Patricia Lambert of Utah State University and Brian Billman and Banks Leonard of Soil Systems, the contract archaeology firm that excavated 5MT10010, propose that cannibalism was associated with violent conflict between Anasazi communities in the mid-1100s, contemporary with a period of drought and the collapse of the Chaco system. They note a sharp increase in evidence of cannibalism between 1130 and 1150, followed in each case by the abandonment of the site, then a decrease in the early 1200s as the climate improved.

And in case you want a long-form writeup:

In 1993, archaeologists made a major theoretical advancement by showing strong archaeological evidence of customary cannibalism in the American Southwest. A husband and wife team, Christy and Jacqueline Turner, analyzed hundreds of sites over the span of decades in the Anasazi cultural region and found that sites with strong evidence of cannibalism were not randomly distributed. Instead, the sites were exclusively located within the Anasazi culture area—none in the surrounding regions despite those regions having “more severe winters [which] should have produced some cannibalized assemblages if starvation had been the primary cause.” Moreover, survival-cannibalism could not explain why the bodies uncovered by Turner and Turner were so battered and beaten—the markings indicating torture-like trauma. With starvation-cannibalism ruled out, customary cannibalism became heavily inferred. Turner and Turner solidify this inference by turning to the historical record and showing that this outcropping of cannibalism was likely spurred by the spread of Aztec culture in the form of immigrants flowing north and following a “warrior-cultist tradition.”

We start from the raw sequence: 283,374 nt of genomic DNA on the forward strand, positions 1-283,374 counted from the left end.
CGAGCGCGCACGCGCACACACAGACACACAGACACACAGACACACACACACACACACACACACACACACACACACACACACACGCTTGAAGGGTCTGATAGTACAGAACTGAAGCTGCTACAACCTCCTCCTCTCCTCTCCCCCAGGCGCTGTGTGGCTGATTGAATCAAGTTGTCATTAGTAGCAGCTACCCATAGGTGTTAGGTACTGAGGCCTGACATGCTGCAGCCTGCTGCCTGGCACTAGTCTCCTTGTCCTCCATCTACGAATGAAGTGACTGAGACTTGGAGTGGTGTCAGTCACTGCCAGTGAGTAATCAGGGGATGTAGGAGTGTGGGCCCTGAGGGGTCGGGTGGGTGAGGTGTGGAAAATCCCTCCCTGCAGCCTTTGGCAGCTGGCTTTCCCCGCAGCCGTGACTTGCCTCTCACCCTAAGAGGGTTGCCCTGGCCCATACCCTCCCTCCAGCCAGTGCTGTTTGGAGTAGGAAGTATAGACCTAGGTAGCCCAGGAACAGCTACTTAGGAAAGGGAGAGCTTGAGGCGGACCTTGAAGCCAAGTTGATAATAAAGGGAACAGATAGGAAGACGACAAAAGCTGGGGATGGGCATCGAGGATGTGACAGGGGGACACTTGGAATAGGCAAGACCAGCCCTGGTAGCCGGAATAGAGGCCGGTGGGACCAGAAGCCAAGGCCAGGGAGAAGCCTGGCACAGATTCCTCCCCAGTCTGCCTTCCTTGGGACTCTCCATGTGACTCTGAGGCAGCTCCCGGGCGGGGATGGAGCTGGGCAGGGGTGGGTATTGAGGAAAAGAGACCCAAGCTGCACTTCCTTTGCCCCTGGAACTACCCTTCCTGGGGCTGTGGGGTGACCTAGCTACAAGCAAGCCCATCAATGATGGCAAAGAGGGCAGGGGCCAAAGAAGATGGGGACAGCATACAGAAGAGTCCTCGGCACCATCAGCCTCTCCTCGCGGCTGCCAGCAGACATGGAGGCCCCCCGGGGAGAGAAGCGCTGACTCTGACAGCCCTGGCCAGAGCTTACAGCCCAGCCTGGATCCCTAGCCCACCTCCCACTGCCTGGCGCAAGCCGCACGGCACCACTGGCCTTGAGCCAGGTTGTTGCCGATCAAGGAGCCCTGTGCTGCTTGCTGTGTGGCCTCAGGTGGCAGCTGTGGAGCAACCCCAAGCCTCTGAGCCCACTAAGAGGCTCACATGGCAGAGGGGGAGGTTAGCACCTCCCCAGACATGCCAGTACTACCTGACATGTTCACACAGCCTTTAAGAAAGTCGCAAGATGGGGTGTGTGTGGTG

The Turners also wrote Man Corn: Cannibalism and Violence in the Prehistoric American Southwest.

Now if you’ll excuse me, I’m off for lunch.

Jim Butcher did an AMA

pt_ewIt’s on reddit.  It’s pretty good, despite Jim getting tired about halfway through and only answering first questions.


  • There will be a dragon book coming up in the next five (…so…ten?) years.
  • The PT/BG split was partly because Jim’s publisher doesn’t have the production capacity for doorstopper, 1000+ page books. A commenter speculates that they might even have had to outsource the printing to a different company, which would be ! costly. I’m still not convinced, but mainly at this point I think tradpub is just an outdated and incompetent behemoth, so.
  • There are ROMCOM SHENANIGANS going on over in the Summer Court with Fix/Sarissa, LOL.
  • The Accords are younger than Harry Dresden
  • Lea loooooves being in the Wild Hunt and makes the goblins nervous because she laughs the whole time, heh.